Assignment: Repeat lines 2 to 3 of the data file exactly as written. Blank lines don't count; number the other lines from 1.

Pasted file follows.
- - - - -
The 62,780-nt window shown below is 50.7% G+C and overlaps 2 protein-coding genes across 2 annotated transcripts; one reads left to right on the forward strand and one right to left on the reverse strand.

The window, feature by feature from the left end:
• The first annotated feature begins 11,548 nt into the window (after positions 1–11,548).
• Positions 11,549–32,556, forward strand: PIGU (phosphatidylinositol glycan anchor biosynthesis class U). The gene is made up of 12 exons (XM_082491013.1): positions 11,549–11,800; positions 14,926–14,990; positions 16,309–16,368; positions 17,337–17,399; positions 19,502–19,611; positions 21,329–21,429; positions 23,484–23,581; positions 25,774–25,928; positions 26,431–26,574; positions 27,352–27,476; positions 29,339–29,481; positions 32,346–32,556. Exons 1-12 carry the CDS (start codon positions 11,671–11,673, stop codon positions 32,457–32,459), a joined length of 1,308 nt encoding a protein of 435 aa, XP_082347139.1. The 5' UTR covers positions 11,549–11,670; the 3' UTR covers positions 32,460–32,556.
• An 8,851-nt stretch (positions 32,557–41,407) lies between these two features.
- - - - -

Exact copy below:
The window, feature by feature from the left end:
• The first annotated feature begins 11,548 nt into the window (after positions 1–11,548).